Fig. 16. Mobility Load Balancing-Traffic Steering Decisions
Mobility Load Balancing
Fig. 17. Negotiation of Handover Parameters (Courtesy of [7])
SON Conflict Resolution
Fig. 18. Conflict between Mobility Load Balancing & Mobility Robustness Optimisation
(Courtesy of [7])
Trigger-Condition-Action Policy
• Trigger-Condition-Action (TCA) based policy is quite
useful in designing conflict free SO functions as it
provides a holistic picture of all the possible triggers, SO
functions conflicts, necessary conditions to be checked
and the corresponding actions to be executed.
• TCA policies are the keys to design conflict free
“decision tree logic” or “joint optimisation algorithms”
for SO functions such as MRO, MLB, CCO and EE.
MLB Trigger Condition-Action Policy
MRO Trigger Condition-Action Policy
Future Research Challenges
• Most of the previous research work has focused on
condition for MRO.
• However, MRO function for inter-frequency, interRAT handover conditions in both connected and idle
mode has been unrevealed.
• More specifically, optimum configuration of CIO,
TTT, filter co-efficient, cell reselection thresholds
and priorities for inter-frequency, inter-RAT
handover conditions in both connected and idle
mode needs to be identified.
Future Research Challenges
• It must be mentioned here that most of the
previous research work has focused on intrafrequency connected mode mobility load balancing.
• However, MLB function for inter-frequency, interRAT cases in connected, idle and transition mode
has been unrevealed.
• More specifically, optimum configuration of CIO,
TTT, filter co-efficient, BB thresholds and absolute
priorities for inter-frequency, inter-RAT mobility
load conditions in connected, idle and transition
mode needs to be identified.
Optimum Interactions Between Self Optimisation &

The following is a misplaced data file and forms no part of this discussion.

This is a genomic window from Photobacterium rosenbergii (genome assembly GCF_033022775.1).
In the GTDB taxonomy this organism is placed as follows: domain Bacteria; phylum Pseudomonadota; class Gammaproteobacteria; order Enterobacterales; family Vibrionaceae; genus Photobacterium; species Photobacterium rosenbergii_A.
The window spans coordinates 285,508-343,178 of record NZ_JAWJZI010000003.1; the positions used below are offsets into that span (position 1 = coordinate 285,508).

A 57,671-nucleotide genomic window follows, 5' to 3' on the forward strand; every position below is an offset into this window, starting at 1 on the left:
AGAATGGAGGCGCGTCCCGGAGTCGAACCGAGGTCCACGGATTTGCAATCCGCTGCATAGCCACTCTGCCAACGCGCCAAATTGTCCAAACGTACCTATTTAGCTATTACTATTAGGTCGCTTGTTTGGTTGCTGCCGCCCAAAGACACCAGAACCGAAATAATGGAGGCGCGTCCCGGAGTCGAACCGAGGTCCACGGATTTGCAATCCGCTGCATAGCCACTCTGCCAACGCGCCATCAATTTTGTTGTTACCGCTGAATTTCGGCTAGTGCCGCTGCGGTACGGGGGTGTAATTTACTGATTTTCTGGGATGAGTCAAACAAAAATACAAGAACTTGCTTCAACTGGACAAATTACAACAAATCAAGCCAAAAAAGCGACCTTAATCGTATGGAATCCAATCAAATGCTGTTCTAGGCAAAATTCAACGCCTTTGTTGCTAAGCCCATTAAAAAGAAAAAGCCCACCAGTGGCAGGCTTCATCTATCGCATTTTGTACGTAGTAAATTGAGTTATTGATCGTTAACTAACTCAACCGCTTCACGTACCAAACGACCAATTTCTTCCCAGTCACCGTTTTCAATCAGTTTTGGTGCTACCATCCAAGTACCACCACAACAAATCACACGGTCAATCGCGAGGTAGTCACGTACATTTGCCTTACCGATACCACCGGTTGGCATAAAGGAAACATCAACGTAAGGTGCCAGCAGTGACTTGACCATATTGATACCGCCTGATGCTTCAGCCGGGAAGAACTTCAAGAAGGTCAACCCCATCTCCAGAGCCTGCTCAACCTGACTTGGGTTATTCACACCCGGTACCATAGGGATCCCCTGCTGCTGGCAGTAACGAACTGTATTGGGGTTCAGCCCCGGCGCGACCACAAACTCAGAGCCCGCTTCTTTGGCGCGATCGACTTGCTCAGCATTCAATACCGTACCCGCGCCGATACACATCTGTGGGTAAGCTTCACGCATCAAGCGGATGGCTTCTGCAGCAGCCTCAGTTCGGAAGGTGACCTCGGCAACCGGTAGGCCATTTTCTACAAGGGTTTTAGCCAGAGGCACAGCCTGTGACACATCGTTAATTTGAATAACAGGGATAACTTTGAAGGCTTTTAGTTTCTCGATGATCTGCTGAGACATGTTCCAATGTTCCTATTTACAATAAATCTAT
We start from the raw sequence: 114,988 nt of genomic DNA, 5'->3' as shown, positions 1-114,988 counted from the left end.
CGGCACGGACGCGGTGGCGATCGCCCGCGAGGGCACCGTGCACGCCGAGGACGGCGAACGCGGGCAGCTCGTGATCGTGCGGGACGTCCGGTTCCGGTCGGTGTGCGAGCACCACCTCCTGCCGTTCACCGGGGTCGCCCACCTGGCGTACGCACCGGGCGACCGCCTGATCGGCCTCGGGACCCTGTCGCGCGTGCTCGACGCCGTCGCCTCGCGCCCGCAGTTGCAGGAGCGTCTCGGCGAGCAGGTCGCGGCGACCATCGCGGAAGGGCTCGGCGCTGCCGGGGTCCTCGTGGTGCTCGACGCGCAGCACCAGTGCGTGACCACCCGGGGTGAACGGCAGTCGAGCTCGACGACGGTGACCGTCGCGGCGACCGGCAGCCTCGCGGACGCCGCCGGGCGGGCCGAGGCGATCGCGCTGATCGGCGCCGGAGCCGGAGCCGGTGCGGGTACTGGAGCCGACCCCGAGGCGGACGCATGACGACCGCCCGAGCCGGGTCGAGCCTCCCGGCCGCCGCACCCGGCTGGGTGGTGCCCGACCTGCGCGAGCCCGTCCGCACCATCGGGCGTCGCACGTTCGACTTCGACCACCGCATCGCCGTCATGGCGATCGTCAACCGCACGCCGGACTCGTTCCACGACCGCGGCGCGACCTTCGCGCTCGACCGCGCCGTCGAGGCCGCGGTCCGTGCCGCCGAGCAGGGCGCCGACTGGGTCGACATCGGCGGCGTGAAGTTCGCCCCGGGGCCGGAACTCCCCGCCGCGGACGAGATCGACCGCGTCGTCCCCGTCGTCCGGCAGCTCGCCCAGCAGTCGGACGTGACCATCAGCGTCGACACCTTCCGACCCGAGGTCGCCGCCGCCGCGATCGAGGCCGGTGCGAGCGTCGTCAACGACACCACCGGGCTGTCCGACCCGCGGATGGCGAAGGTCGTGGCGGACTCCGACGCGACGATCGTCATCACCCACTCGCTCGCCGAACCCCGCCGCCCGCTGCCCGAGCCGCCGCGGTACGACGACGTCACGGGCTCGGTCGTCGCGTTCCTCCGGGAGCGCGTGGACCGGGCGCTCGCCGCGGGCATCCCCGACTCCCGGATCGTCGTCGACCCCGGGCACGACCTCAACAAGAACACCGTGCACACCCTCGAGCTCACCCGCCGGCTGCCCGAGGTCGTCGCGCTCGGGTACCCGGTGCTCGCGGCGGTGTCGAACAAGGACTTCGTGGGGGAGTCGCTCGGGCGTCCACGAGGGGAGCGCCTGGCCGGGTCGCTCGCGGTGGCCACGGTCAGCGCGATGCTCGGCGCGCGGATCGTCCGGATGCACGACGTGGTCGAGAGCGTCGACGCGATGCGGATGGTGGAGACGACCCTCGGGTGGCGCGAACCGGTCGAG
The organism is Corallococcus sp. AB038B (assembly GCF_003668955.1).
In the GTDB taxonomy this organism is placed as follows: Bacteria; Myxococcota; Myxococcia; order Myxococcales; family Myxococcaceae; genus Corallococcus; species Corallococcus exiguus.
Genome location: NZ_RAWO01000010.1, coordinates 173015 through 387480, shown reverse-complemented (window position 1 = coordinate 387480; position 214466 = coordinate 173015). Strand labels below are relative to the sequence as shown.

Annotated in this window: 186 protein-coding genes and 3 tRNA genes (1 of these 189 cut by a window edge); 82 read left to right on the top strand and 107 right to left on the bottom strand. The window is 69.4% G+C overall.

Self Co-ordination Functions
• If self optimisation and self co-ordination functions are
executed independently, then the algorithm part of self
optimisation functions will always be executed irrespective
of the subsequent acknowledgment or rejection of the
action request by the Self Co-ordination function.
• Moreover, based upon the rejected action requests,
numerous self optimisation algorithms might have been
executed without any performance gains.
• The above mentioned facts drive for finding optimum
interactions between self optimisation and self coordination functions.
Hafiz Yasar Lateef, Ali Imran, Adna Abu-dayya, “A Framework for Classification of
Self-Organising Network Conflicts & Coordination Algorithms,” submitted to
PIMRC’ 13.
Osianoh Glenn Aliu, Ali Imran, Muhammad Ali Imran and Barry Evans. " A Survey
of Self Organisation in Future Cellular Networks", Accepted in IEEE Journal of
Survey and Tutorials on Communications.
3GPP TS 32.500, "Telecommunication management; Self-Organizing Networks
(SON); Concepts and requirements," v. 10.0.0, June 2010.
NGMN, "Recommendation on SON and O&M Requirements," Requirement
Specification, www.ngmn.org, version 1.23, Dec. 2008.
NGMN, "Use cases related to Self Organising Network, Overall Description,"
White Paper, www.ngmn.org, version 2.02, Dec. 2008.
3GPP, "TR 36.902 - Self-configuring and self-optimizing network (son) use cases
and solutions,". Technical Specification, 2010.
Seppo Hämäläinen Cinzia Sartori, Henning Sanneck. "LTE Self-Organising
Networks (SON): Network Management Automation for Operational Efficiency".
WILEY, 2011.
This work was made possible by NPRP grant No.
5-1047-2-437 from the Qatar National Research
Fund (a member of The Qatar Foundation). The
statements made herein are solely the
responsibility of the authors.
Thank You!